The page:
I went to live with my grandmother, who, at 72 years old, took on the task of raising a 5-year-old. The year was 1965, and I was the only one around who lived in such an arrangement. She was a strong, very witty Irish woman. We survived on her social security and what money my Dad would send. She always helped me with my homework, and when she bought me my first pair of ice skates, she let me walk around on the kitchen linoleum. I remember it left marks, but she didn’t care. One Mother’s Day, when I was about 10, I remember she made chicken. I told her I wasn’t hungry and that I missed my mom. She looked me dead in the eyes and in a way I had never seen before. As her eyes began to fill with tears, their clear, green color looked almost exaggerated. Then her voice cracked: “I have a hole in MY heart too!” What I didn’t know was that she had lost her mother when she was only 12. And there it was — validation that it doesn’t matter if you are 5 when you lose her, or 77 when you still ache for her, it’s a primal loss that festers at the core of your soul.
Even as a child, I was always very affectionate and vocal about my feelings. I would smile, look up at her, and say, “I love you Gram.” And she’d say, “It’s reciprocal.” Did she love me? Yes. Was she demonstrative about it? No. But I adored her. She lived to be 89, and it turned out SHE was the one who showed me how to become a strong, independent woman.
So, now at age 53, I consider myself to be blessed to have an amazing group of lifelong female friends whom I turn to when I stlll have the need to be mothered and nurtured. As they now each are slowly beginning to experience the death of their own moms, I’ve been able to be the one they turn to, and it's a role I’m happy to be in. I recently saw a photo and quote by Madeleine Albright that said: “There is a special place in hell for women who do not help other women.” I’m with you sister!
I discovered my passion in working in the field of special education. I taught for several years, and for the last 20 years, I have supervised 30 amazing special-education teachers and school psychologists. I was never able to have children of my own, but in a way, I get to “mother” these 30 terrific people.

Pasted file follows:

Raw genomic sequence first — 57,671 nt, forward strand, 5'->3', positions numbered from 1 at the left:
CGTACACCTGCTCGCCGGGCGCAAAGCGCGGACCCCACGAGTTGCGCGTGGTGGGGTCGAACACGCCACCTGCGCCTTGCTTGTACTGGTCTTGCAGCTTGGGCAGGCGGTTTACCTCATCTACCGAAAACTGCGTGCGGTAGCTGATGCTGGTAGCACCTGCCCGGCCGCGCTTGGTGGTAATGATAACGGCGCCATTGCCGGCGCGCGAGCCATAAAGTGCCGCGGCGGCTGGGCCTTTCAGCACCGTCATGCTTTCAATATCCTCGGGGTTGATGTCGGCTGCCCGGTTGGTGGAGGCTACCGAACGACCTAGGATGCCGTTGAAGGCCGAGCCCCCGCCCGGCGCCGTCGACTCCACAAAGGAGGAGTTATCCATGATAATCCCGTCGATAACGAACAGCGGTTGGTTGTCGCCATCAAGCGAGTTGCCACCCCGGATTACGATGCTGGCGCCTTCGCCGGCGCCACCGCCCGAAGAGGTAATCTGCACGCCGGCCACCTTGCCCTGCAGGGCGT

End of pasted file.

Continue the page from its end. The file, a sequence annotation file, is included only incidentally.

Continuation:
Having photos of my mom throughout my house and office brings me comfort. It’s a visual and emotional reminder that she was the most important connection I’d ever have. The beautiful thing about photos is that it freezes a moment in time that will never be recreated. I recently placed her high-school senior photo next to mine, and was amazed at the similarity of not only our features, but the expression on our faces. Here we were, two women at the same age on film, but destined to live out completely different life journeys.
I miss her every day, and days like today are harder than others. There are times when I see a little girl about 5 with her mom, and I still feel a tug in my heart. I’d like to think she can see me and all that I have accomplished in my life and the woman I’ve become. I believe you should always let the people you love know how you feel since living in the moment is all we truly have. Having traveled the long road of loss, and sharing my story with others, it warms my heart when I’ll say to my friends, “ I love you," and they reply, “It's reciprocal!”